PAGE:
Antonio King, in his national touring debut, lent singing, dancing and playing with a contemporary funk twist to a variety of roles including DJ Berry Belson. He even added a rap to the opening number, “December 1963 (Oh, what a night).”
Katie Goffman played Valli’s wife, Mary Delgado, with the edge of a Jersey-girl. When she verbally ripped Valli over her flaws, it was as if her eyes were sharper than any laser. Goffman also served as a dance captain. Connor Lyon made me feel for Lorraine, Valli’s mistress.
Sean Mcgee’s music producer Crewe was flamboyant and acidic with the band members as he verbally practiced in the recording studio. I liked the sternness of Alec Michael Ryan as gangster Gyp DeCarlo. Ryan would take DeCarlo from tough as nails one minute to emotional and sweet the next.
The most impressive aspect of Michael Clark’s projection design was how it projected a live musical performance from the cast onto the screen above, recreating an appearance on The Ed Sullivan Show. Jess Goldstein’s costumes evoked the early ’60s and made the cast look larger than life glam. Klara Zieglerov’s stage design was minimal but effective.
Boys jersey is not only a great musical but a great drama. If you stay until after the curtain call, you might get a bonus number. If you are looking for a memorable summer show, especially to share with your loved ones, don’t miss this one.
Duration: 2h40 including 15 minutes intermission.
Boys jersey performs through June 26, 2022 at the John F. Kennedy Center for the Performing Arts Eisenhower Theater, 2700 F St NW, Washington, DC. Tickets ($49 to $159) can be purchased (click “View All Times”) on line.
The Boys jersey the program is online here.
COVID Safety: Masks are required for all patrons inside all theaters during performances at the Kennedy Center unless actively eating or drinking. See the Kennedy Center’s full COVID safety plan here.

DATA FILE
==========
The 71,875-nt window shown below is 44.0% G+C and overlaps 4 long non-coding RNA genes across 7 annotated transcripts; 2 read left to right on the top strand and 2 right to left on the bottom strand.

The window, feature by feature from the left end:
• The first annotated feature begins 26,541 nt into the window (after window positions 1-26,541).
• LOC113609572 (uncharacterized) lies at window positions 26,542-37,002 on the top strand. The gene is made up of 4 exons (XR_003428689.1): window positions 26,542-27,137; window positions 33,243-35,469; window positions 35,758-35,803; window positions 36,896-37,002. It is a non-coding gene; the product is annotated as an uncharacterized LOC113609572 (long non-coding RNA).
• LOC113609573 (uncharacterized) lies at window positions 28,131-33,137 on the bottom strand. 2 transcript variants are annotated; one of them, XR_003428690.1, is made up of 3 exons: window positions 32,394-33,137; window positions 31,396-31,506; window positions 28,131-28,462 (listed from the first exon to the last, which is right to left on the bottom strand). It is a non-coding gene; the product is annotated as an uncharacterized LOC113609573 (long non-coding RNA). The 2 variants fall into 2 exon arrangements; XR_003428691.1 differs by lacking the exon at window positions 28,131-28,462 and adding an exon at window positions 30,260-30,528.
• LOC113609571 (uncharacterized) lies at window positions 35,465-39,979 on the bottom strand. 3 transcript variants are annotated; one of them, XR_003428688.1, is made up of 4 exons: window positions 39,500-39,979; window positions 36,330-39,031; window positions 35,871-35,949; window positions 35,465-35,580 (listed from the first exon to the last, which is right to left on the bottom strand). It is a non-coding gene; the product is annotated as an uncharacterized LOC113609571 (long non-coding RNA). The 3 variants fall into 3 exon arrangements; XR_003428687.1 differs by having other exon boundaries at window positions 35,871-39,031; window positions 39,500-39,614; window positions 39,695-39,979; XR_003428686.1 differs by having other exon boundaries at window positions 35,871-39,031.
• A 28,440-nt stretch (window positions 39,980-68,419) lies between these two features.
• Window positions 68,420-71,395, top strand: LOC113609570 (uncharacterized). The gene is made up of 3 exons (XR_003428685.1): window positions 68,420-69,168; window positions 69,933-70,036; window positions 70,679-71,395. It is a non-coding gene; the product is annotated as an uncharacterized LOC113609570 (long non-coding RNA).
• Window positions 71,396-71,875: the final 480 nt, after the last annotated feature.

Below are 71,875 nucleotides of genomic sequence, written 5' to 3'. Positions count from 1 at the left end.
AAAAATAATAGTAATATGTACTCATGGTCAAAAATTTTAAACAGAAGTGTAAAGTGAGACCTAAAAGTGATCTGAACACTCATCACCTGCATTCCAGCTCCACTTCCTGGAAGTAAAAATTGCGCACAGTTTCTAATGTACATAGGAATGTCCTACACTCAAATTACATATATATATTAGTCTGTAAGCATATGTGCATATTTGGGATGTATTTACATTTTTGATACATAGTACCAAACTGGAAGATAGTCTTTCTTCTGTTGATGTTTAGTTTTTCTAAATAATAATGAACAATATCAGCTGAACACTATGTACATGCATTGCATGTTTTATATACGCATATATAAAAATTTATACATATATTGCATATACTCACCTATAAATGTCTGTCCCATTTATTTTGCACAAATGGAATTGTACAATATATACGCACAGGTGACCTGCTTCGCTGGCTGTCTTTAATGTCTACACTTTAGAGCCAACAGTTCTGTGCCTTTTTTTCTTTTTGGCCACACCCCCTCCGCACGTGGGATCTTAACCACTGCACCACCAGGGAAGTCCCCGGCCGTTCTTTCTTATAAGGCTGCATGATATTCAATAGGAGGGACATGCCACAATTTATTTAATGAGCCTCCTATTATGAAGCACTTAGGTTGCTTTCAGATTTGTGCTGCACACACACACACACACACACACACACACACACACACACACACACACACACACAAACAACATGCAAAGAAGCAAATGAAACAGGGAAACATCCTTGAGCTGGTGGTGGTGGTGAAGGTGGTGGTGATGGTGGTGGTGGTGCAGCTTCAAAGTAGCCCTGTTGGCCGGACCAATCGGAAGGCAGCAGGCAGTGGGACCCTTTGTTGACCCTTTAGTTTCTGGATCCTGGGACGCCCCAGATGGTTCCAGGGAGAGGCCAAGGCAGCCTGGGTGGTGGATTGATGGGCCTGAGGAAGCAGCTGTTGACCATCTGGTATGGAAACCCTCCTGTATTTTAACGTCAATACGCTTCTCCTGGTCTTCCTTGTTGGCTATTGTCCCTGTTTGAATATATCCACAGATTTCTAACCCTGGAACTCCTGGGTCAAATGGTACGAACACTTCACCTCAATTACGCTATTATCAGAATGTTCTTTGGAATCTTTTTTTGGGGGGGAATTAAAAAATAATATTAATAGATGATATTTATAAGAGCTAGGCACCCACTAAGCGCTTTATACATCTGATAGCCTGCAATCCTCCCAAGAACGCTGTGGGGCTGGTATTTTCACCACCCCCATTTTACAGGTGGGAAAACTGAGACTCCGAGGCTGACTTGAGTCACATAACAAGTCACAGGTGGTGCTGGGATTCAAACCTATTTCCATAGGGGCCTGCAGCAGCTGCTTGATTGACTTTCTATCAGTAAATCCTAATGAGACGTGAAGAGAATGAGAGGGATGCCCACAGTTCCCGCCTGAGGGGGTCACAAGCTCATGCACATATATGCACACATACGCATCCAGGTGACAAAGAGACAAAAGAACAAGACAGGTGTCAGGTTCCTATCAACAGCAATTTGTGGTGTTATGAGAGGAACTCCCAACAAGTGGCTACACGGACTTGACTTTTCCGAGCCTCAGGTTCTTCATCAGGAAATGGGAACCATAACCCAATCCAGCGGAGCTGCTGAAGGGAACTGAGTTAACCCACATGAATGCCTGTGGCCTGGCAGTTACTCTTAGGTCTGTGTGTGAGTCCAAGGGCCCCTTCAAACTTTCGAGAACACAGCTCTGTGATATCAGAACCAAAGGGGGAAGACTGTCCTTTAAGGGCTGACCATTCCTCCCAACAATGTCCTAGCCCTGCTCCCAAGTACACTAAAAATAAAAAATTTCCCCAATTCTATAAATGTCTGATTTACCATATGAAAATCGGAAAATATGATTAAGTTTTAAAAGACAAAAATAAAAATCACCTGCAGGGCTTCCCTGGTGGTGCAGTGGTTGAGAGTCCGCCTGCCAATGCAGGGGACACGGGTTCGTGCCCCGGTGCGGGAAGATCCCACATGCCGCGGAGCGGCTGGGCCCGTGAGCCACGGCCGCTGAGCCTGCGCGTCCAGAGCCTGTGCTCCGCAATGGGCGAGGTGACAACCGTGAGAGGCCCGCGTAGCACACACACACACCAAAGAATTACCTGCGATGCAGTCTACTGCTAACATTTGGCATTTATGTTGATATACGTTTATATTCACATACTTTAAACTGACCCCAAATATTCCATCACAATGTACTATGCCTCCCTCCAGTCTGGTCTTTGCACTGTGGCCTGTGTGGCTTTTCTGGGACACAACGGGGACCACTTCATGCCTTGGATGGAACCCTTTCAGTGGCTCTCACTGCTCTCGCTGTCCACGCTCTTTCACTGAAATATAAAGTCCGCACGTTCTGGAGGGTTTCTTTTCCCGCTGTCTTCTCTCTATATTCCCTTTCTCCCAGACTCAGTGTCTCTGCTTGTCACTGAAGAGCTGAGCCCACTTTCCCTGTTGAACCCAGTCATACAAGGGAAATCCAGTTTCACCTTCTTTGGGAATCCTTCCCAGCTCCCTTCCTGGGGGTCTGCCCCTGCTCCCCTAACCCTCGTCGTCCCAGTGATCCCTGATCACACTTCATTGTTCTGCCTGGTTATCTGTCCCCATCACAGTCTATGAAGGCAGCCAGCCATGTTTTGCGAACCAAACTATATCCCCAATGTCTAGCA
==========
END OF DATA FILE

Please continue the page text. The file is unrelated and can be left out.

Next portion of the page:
Eric Chambliss: Bob Gaudio
Matt FaucherNick Massi
Devon GoffmanTommy DeVito
Jon Hacker/Justin Albinder: Frankie Valli
Jared Chinnock: swing
Amy Coelho: Francine and others
Kenneth Quinney Francoeur: Swing
Katie Goffman: Mary Delgado and others, dance captain
Antonio King: Berry Belson and others
Connor Lyon: Lorraine and others
Kevin Patrick Martin: Hank Majewski, Norm Waxman and others, Fight Captain
Sean McGee: Bob Crewe and others
Madison McGrew: Swing
Hamilton Moore: Swing
Alec Michael Ryan: Gyp DeCarlo and others
ARTISTIC AND CREATIVE TEAM
Director: Des Mcanuff
Book: Marshall Brickman
Book: Rick Elice
Composer: Bob Gaudio
Lyricist: Bob Crewe
Choreographer: Sergio Trujillo
Music Supervision, Vocal/Dance Arrangements and Incidental Music: Ron Melrose
Stage design: Klara Zieglerova
Jess Goldstein: costume design
Lighting designer: Howell Binkley
Sound Design: Steve Canyon Kennedy
Projection design: Michael Clark
Hair and wig design: Charles Lapointe
Fight Director: Steve Rankin
Steve Orich: Orchestrations
John Miller: music coordinator
Noah Turner: musical director
Casting Tara Rubin: Casting
Michael Bello: Associate Director
Danny Austin: associate choreographer